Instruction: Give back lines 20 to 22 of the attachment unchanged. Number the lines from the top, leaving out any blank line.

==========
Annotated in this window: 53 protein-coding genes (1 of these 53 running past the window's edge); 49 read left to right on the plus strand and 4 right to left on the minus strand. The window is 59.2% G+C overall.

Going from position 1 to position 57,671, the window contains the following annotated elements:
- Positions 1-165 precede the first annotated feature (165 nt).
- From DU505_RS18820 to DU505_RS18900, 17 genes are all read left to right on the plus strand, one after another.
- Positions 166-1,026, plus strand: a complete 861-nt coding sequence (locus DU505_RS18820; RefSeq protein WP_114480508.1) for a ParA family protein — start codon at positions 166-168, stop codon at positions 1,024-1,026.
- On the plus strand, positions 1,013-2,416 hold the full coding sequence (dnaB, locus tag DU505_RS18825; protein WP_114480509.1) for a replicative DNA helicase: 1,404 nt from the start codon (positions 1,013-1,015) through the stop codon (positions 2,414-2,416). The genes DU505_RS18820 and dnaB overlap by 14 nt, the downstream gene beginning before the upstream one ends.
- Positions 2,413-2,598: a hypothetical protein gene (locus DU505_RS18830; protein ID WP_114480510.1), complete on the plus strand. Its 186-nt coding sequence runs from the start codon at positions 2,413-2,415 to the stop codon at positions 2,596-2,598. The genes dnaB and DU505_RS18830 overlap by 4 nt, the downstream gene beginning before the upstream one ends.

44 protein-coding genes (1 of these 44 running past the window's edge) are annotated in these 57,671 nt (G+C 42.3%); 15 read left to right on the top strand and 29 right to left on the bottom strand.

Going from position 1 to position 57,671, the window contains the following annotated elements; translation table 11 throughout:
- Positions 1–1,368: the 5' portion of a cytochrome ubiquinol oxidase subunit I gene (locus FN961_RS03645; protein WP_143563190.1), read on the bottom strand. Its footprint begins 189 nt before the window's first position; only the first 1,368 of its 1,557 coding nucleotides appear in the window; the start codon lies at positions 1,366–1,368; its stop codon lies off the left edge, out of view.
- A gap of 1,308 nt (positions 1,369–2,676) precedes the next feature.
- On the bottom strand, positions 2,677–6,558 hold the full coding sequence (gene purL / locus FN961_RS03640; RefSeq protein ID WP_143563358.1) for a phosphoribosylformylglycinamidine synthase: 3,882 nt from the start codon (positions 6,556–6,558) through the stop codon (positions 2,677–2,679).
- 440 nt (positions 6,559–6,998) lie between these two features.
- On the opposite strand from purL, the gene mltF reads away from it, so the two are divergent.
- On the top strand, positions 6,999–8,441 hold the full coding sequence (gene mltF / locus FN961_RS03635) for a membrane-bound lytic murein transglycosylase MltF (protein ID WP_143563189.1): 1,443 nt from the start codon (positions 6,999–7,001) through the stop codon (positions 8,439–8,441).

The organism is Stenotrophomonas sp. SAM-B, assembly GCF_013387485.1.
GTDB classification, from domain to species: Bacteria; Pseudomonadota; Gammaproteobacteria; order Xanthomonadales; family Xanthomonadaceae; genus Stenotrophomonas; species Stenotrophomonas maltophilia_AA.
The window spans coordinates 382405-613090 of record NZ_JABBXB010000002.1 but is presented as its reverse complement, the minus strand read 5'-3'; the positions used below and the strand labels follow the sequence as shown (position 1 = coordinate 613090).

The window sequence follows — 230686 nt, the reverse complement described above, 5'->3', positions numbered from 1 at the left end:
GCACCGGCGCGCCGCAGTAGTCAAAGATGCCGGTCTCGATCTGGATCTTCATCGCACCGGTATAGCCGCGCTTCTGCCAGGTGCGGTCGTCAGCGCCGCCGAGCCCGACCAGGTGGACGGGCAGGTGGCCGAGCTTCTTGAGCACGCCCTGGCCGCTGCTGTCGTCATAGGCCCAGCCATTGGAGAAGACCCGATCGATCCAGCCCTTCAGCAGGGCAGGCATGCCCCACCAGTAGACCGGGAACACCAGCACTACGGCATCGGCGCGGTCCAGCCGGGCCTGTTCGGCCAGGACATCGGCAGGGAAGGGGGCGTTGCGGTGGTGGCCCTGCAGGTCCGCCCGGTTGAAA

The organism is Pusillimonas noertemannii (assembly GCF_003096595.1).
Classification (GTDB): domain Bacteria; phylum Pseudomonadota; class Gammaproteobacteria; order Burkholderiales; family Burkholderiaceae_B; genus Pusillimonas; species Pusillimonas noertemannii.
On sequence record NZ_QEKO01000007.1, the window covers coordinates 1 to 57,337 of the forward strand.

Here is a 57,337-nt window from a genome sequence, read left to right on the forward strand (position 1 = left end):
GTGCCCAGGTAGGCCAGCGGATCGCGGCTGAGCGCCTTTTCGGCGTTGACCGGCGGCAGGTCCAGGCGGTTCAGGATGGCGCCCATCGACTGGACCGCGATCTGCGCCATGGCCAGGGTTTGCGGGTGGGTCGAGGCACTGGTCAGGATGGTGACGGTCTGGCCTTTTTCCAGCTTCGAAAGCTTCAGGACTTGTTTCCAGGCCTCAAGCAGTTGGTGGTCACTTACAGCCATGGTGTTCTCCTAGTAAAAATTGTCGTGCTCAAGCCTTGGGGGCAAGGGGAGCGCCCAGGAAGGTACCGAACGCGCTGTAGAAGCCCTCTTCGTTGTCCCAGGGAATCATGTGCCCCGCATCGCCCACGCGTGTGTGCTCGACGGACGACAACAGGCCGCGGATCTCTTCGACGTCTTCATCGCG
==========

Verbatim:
GCACCGGCGCGCCGCAGTAGTCAAAGATGCCGGTCTCGATCTGGATCTTCATCGCACCGGTATAGCCGCGCTTCTGCCAGGTGCGGTCGTCAGCGCCGCCGAGCCCGACCAGGTGGACGGGCAGGTGGCCGAGCTTCTTGAGCACGCCCTGGCCGCTGCTGTCGTCATAGGCCCAGCCATTGGAGAAGACCCGATCGATCCAGCCCTTCAGCAGGGCAGGCATGCCCCACCAGTAGACCGGGAACACCAGCACTACGGCATCGGCGCGGTCCAGCCGGGCCTGTTCGGCCAGGACATCGGCAGGGAAGGGGGCGTTGCGGTGGTGGCCCTGCAGGTCCGCCCGGTTGAAA

The organism is Pusillimonas noertemannii (assembly GCF_003096595.1).
Classification (GTDB): domain Bacteria; phylum Pseudomonadota; class Gammaproteobacteria; order Burkholderiales; family Burkholderiaceae_B; genus Pusillimonas; species Pusillimonas noertemannii.